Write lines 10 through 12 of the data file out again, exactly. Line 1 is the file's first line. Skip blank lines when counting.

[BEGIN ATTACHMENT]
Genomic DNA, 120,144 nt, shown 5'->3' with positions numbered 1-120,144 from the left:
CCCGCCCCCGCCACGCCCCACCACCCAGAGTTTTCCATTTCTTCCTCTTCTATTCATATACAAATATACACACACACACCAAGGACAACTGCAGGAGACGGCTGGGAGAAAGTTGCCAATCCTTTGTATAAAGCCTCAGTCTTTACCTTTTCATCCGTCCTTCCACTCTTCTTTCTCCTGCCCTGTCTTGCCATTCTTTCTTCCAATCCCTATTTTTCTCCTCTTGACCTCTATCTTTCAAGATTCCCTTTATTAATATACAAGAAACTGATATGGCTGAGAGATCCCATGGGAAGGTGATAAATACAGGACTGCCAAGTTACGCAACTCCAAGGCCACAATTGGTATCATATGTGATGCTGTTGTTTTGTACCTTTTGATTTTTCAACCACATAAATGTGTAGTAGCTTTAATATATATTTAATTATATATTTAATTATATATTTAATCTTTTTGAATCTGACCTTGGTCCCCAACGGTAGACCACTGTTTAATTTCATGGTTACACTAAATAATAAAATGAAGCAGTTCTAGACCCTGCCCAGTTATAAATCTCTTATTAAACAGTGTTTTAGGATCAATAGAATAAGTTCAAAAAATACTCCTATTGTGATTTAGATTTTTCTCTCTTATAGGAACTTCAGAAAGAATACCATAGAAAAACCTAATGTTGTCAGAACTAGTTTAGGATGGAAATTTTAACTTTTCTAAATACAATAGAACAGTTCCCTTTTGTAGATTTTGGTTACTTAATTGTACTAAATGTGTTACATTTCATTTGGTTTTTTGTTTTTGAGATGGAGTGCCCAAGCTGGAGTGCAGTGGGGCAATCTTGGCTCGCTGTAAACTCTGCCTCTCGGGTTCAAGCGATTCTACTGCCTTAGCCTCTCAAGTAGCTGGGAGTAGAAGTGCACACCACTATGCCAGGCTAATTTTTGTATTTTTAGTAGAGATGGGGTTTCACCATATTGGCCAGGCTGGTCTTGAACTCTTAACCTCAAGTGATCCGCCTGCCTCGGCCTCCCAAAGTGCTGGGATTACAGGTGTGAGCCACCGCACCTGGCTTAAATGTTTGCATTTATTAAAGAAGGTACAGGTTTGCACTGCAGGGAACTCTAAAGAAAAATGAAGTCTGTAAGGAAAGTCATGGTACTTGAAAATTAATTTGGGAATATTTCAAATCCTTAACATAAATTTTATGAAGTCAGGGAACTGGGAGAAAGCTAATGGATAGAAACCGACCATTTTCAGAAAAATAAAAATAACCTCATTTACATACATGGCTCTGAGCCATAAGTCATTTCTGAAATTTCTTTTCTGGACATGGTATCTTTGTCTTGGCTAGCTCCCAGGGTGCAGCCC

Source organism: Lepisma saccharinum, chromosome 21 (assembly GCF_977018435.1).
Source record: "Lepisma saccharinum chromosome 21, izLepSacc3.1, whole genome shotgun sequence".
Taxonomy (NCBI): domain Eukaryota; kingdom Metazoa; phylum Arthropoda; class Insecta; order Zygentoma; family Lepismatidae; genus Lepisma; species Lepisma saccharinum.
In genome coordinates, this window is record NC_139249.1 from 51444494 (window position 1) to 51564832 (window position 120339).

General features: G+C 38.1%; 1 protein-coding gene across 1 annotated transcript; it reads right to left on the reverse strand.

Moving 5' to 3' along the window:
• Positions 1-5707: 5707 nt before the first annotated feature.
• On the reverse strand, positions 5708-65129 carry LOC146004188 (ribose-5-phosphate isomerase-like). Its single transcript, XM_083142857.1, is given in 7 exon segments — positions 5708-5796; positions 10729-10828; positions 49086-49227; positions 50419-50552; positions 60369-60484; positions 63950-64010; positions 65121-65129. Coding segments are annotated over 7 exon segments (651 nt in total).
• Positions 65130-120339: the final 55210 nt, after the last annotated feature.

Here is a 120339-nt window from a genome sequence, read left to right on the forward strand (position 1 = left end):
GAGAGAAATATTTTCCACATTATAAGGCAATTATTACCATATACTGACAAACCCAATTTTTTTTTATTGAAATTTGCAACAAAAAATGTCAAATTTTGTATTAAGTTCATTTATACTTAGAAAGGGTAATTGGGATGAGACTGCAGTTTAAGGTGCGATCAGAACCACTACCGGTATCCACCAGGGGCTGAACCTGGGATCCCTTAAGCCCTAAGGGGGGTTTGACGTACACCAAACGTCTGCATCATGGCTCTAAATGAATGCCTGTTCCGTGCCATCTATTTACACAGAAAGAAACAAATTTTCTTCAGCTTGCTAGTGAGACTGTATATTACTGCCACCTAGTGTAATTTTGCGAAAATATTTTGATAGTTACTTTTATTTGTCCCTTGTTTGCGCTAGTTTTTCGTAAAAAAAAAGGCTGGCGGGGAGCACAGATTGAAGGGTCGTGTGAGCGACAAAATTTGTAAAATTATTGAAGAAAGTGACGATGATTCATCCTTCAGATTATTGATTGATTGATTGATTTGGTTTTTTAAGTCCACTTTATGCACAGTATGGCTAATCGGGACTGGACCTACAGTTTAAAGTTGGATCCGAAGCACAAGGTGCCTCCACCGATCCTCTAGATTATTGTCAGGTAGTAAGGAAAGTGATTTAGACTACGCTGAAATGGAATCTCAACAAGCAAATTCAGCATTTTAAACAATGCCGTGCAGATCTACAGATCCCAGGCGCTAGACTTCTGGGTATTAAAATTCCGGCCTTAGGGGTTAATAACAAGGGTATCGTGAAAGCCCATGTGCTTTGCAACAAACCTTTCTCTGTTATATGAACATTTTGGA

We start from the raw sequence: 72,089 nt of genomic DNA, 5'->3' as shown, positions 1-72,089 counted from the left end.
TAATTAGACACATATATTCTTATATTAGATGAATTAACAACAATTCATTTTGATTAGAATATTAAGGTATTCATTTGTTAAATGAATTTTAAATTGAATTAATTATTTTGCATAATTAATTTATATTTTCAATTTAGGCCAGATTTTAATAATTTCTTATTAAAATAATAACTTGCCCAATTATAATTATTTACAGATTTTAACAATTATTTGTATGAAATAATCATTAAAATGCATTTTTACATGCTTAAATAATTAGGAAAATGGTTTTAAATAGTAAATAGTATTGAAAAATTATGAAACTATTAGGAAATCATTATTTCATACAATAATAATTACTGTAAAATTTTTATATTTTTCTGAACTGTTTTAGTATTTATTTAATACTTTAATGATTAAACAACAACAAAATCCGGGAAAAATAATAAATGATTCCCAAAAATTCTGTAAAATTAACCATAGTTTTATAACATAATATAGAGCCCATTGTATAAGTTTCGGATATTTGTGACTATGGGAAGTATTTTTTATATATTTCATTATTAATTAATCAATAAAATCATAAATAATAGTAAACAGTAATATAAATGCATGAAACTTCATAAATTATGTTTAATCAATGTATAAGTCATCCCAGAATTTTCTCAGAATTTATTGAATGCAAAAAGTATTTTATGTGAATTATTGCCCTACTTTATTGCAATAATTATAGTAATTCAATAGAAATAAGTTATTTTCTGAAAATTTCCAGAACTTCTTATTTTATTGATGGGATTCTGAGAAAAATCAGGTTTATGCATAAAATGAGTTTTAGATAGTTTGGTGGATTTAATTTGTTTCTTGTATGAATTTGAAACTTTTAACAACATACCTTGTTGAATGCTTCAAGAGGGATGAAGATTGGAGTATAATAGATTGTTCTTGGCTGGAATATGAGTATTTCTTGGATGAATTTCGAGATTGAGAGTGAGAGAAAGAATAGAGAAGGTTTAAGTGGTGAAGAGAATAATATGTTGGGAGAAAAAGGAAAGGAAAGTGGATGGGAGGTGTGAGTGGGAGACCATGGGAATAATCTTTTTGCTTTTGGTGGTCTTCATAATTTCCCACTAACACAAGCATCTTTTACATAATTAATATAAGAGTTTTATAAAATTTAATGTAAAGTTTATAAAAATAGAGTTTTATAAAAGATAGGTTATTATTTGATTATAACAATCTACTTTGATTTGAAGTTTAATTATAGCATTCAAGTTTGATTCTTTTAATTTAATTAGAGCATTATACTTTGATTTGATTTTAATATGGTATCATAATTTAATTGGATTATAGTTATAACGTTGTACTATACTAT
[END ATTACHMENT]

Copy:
• On the reverse strand, positions 5708-65129 carry LOC146004188 (ribose-5-phosphate isomerase-like). Its single transcript, XM_083142857.1, is given in 7 exon segments — positions 5708-5796; positions 10729-10828; positions 49086-49227; positions 50419-50552; positions 60369-60484; positions 63950-64010; positions 65121-65129. Coding segments are annotated over 7 exon segments (651 nt in total).
• Positions 65130-120339: the final 55210 nt, after the last annotated feature.

Here is a 120339-nt window from a genome sequence, read left to right on the forward strand (position 1 = left end):